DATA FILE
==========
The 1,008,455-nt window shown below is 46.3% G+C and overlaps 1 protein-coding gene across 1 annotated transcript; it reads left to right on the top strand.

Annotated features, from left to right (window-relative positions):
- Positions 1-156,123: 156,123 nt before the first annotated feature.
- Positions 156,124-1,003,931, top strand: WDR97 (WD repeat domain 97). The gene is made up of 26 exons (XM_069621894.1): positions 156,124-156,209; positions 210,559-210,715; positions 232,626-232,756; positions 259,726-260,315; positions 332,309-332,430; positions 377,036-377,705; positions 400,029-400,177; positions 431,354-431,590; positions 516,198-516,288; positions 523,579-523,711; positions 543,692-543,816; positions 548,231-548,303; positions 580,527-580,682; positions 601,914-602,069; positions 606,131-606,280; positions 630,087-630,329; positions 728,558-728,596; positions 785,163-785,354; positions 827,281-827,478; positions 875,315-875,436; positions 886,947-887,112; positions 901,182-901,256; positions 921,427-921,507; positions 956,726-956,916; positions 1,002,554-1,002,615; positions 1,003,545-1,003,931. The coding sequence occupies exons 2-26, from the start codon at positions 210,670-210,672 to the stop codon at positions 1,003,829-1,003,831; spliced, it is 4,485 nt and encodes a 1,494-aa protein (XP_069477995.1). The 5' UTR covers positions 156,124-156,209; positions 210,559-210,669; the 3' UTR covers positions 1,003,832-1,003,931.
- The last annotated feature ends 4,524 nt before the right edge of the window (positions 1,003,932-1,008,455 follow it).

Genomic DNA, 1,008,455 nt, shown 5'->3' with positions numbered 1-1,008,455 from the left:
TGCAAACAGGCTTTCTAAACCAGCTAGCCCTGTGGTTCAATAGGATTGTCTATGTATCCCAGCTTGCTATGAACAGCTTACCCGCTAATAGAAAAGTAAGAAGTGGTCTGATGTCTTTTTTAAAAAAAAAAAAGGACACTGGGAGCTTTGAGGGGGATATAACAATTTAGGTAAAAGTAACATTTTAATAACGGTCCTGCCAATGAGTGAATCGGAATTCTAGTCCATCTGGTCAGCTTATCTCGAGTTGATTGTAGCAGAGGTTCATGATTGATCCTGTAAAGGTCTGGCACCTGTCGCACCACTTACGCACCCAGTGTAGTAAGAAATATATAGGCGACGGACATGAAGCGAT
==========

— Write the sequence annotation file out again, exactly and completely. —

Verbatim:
The 1,008,455-nt window shown below is 46.3% G+C and overlaps 1 protein-coding gene across 1 annotated transcript; it reads left to right on the top strand.

Annotated features, from left to right (window-relative positions):
- Positions 1-156,123: 156,123 nt before the first annotated feature.
- Positions 156,124-1,003,931, top strand: WDR97 (WD repeat domain 97). The gene is made up of 26 exons (XM_069621894.1): positions 156,124-156,209; positions 210,559-210,715; positions 232,626-232,756; positions 259,726-260,315; positions 332,309-332,430; positions 377,036-377,705; positions 400,029-400,177; positions 431,354-431,590; positions 516,198-516,288; positions 523,579-523,711; positions 543,692-543,816; positions 548,231-548,303; positions 580,527-580,682; positions 601,914-602,069; positions 606,131-606,280; positions 630,087-630,329; positions 728,558-728,596; positions 785,163-785,354; positions 827,281-827,478; positions 875,315-875,436; positions 886,947-887,112; positions 901,182-901,256; positions 921,427-921,507; positions 956,726-956,916; positions 1,002,554-1,002,615; positions 1,003,545-1,003,931. The coding sequence occupies exons 2-26, from the start codon at positions 210,670-210,672 to the stop codon at positions 1,003,829-1,003,831; spliced, it is 4,485 nt and encodes a 1,494-aa protein (XP_069477995.1). The 5' UTR covers positions 156,124-156,209; positions 210,559-210,669; the 3' UTR covers positions 1,003,832-1,003,931.
- The last annotated feature ends 4,524 nt before the right edge of the window (positions 1,003,932-1,008,455 follow it).

Genomic DNA, 1,008,455 nt, shown 5'->3' with positions numbered 1-1,008,455 from the left:
TGCAAACAGGCTTTCTAAACCAGCTAGCCCTGTGGTTCAATAGGATTGTCTATGTATCCCAGCTTGCTATGAACAGCTTACCCGCTAATAGAAAAGTAAGAAGTGGTCTGATGTCTTTTTTAAAAAAAAAAAAGGACACTGGGAGCTTTGAGGGGGATATAACAATTTAGGTAAAAGTAACATTTTAATAACGGTCCTGCCAATGAGTGAATCGGAATTCTAGTCCATCTGGTCAGCTTATCTCGAGTTGATTGTAGCAGAGGTTCATGATTGATCCTGTAAAGGTCTGGCACCTGTCGCACCACTTACGCACCCAGTGTAGTAAGAAATATATAGGCGACGGACATGAAGCGAT